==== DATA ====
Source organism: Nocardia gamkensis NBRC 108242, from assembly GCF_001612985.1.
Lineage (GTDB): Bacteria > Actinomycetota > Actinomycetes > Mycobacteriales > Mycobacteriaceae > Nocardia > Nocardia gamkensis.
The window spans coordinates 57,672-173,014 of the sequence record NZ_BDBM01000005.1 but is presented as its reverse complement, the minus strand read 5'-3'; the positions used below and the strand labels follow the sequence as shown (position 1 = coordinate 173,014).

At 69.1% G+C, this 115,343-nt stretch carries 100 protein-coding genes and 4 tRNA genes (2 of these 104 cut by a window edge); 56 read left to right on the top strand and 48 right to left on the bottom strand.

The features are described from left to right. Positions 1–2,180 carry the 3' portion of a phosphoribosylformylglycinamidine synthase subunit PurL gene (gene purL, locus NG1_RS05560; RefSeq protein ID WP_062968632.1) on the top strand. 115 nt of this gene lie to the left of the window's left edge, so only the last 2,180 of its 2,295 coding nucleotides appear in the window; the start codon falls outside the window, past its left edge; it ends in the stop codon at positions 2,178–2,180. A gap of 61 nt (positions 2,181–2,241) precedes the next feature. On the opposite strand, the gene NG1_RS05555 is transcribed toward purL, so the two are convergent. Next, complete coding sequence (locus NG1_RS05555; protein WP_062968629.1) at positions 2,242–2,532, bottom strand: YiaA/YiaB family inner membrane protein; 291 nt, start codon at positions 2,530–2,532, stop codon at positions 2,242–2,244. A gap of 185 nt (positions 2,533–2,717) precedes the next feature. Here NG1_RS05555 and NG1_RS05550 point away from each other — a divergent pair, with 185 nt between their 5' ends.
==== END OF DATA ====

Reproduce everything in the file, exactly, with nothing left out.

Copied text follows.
Source organism: Nocardia gamkensis NBRC 108242, from assembly GCF_001612985.1.
Lineage (GTDB): Bacteria > Actinomycetota > Actinomycetes > Mycobacteriales > Mycobacteriaceae > Nocardia > Nocardia gamkensis.
The window spans coordinates 57,672-173,014 of the sequence record NZ_BDBM01000005.1 but is presented as its reverse complement, the minus strand read 5'-3'; the positions used below and the strand labels follow the sequence as shown (position 1 = coordinate 173,014).

At 69.1% G+C, this 115,343-nt stretch carries 100 protein-coding genes and 4 tRNA genes (2 of these 104 cut by a window edge); 56 read left to right on the top strand and 48 right to left on the bottom strand.

The features are described from left to right. Positions 1–2,180 carry the 3' portion of a phosphoribosylformylglycinamidine synthase subunit PurL gene (gene purL, locus NG1_RS05560; RefSeq protein ID WP_062968632.1) on the top strand. 115 nt of this gene lie to the left of the window's left edge, so only the last 2,180 of its 2,295 coding nucleotides appear in the window; the start codon falls outside the window, past its left edge; it ends in the stop codon at positions 2,178–2,180. A gap of 61 nt (positions 2,181–2,241) precedes the next feature. On the opposite strand, the gene NG1_RS05555 is transcribed toward purL, so the two are convergent. Next, complete coding sequence (locus NG1_RS05555; protein WP_062968629.1) at positions 2,242–2,532, bottom strand: YiaA/YiaB family inner membrane protein; 291 nt, start codon at positions 2,530–2,532, stop codon at positions 2,242–2,244. A gap of 185 nt (positions 2,533–2,717) precedes the next feature. Here NG1_RS05555 and NG1_RS05550 point away from each other — a divergent pair, with 185 nt between their 5' ends.